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If you're one of the millions of people out there with an Android phone, then you may have a problem. Last week, a research paper revealed that Android phones don't completely erase your personal data when you choose the option to reset your phone.
This presents problems for anyone who resells a phone or otherwise erases the data in the belief that their personal data are completely wiped out. Turns out they're not.
A Ph.D. student at the University of Cambridge Computer Laboratory, along with his advisor, published a research paper titled "Security Analysis of Android Factory Resets" last week. Laurent Simon and Professor Ross Anderson discovered that authentication tokens can be recovered even from phones that were ostensibly erased. Authentication tokens are used by applications from Gmail to Facebook to log a user into a particular service.
Simon and Anderson were able to recover Google tokens 80% of the time, even after a factory reset, including the so-called master token, which grants access to a user's entire Google account. This is thanks to a flawed implementation of the factory reset that doesn't erase all the data on the internal flash storage. If that weren't bad enough, thanks to Android's hardware fragmentation, the erase feature is implemented in different ways depending on the handset hardware.
What's the problem? Here's the problem: Potential attackers can obtain Android phones, recover the authentication information, and log in to a user's Google account -- even if the user followed the correct steps to wipe his phone before selling it on eBay or anywhere else.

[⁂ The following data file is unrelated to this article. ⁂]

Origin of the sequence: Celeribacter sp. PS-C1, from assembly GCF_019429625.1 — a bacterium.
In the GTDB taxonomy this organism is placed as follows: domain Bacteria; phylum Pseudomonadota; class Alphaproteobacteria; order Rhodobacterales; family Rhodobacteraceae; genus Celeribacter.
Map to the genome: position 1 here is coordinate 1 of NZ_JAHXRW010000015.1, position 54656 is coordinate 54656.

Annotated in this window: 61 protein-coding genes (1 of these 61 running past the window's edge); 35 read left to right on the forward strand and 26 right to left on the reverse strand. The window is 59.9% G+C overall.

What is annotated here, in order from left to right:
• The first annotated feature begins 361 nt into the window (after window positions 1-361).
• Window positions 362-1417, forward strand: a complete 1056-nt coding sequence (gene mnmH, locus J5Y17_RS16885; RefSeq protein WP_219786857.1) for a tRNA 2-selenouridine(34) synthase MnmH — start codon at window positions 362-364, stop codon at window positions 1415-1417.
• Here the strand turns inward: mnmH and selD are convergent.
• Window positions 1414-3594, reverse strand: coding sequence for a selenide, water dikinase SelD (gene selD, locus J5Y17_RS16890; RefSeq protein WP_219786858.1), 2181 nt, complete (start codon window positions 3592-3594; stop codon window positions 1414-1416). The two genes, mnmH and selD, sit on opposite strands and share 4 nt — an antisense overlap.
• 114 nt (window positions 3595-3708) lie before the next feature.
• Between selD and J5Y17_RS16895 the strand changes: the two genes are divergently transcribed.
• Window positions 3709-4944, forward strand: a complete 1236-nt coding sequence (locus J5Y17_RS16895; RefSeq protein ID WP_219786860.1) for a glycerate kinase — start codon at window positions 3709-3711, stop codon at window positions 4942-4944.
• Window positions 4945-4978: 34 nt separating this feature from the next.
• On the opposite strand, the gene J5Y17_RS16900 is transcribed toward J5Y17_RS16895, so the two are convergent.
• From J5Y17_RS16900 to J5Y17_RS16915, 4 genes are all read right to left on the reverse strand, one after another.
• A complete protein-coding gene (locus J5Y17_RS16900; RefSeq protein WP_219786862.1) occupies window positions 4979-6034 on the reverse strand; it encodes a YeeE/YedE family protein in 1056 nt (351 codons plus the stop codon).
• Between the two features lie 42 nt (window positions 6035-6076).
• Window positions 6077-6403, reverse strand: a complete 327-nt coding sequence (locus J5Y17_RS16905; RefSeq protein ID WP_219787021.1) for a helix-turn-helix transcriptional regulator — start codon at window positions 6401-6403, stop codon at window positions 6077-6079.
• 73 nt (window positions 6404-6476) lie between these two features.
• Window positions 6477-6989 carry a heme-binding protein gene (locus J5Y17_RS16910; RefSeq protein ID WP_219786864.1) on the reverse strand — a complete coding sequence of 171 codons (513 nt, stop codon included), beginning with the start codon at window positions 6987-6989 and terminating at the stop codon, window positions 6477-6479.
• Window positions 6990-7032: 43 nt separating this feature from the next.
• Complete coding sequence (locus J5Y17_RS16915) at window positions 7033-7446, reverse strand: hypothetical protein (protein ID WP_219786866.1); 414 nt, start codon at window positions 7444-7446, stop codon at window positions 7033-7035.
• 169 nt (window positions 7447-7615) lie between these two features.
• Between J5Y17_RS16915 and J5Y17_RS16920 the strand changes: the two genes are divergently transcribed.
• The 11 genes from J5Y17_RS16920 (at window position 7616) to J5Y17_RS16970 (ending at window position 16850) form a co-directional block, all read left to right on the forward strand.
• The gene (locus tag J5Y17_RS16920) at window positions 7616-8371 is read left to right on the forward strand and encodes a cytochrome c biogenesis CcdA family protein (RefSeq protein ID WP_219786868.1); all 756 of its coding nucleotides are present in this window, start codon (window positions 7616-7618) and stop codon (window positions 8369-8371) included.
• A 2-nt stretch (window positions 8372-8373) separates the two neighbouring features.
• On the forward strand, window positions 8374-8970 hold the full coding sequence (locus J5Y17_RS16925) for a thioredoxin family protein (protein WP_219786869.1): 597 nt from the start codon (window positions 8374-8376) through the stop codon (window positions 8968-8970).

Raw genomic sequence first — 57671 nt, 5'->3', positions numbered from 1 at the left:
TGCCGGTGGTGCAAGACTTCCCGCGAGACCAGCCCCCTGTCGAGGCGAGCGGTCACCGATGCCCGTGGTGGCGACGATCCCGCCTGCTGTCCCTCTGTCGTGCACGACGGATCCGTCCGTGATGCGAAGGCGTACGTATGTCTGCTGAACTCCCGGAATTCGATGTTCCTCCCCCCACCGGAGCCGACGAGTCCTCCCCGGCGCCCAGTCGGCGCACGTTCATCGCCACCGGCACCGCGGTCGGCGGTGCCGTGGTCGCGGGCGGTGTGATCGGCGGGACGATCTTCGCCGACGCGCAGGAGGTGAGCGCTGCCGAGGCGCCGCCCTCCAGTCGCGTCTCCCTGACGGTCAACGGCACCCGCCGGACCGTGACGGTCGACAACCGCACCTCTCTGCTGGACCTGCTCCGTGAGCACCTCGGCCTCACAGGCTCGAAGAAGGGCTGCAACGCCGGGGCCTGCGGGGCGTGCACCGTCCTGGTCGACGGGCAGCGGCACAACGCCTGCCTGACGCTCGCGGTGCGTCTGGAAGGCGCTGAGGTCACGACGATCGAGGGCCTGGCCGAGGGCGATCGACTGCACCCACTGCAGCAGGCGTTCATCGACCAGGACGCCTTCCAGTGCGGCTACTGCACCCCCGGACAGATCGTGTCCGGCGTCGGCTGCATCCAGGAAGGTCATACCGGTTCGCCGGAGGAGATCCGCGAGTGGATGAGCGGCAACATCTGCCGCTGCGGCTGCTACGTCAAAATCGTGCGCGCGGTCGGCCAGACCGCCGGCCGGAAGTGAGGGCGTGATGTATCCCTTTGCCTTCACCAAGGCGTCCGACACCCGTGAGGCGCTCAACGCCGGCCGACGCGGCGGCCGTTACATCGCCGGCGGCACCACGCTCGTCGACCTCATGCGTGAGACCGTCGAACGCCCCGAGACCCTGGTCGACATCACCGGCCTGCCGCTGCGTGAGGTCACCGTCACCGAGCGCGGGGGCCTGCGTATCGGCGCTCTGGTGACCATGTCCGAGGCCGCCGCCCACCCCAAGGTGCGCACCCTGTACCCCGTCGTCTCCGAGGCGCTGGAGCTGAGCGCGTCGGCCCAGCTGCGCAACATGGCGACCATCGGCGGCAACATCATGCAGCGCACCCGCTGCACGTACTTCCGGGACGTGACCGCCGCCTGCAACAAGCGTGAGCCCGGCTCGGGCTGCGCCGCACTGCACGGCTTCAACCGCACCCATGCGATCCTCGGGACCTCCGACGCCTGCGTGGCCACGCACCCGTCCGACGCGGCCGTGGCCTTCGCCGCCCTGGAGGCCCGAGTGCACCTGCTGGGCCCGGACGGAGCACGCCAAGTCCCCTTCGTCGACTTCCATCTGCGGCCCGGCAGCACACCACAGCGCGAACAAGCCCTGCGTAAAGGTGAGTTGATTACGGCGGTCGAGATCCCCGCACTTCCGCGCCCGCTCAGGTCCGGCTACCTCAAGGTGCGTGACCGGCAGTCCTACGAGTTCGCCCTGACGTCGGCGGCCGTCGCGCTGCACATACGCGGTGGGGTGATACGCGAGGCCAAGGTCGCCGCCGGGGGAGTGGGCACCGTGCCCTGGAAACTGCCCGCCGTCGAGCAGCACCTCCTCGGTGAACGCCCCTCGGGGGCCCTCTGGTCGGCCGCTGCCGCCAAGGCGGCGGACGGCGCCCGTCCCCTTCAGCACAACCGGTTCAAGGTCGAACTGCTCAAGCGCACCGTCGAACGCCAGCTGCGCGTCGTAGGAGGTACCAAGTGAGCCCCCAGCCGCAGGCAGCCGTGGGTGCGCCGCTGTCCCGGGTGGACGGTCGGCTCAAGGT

From there, a nefarious type can use the information however he or she wants, though the authors admit that "[b]lackmailing users requires enough devices to hit compromising data and enough users to hit a gullible mark," which "requires (i) a significant time investment to bet on/follow items and (ii) great logistics to buy, process, and re-sell devices." They posit that perhaps salesmen at brick-and-mortar stores would be able to more easily identify rubes, making it slightly more likely and more profitable that they would attempt to recover user information from a wiped phone.
So what can you do to protect your Android phone? For one, enable Full Disk Encryption, the authors say. Well, sort of. FDE is available only on devices that support it, and even then, only in newer versions of Android. (It was introduced in Ice Cream Sandwich, also known as Android 4.0.) To prevent unauthorized users from accessing your stuff, it's best -- where possible -- to deauthorize the device from the service. (Google and Facebook, for example, allow you to revoke a particular device's access.)
And if your plan is to sell your Android phone for a pittance, just destroy it, instead.
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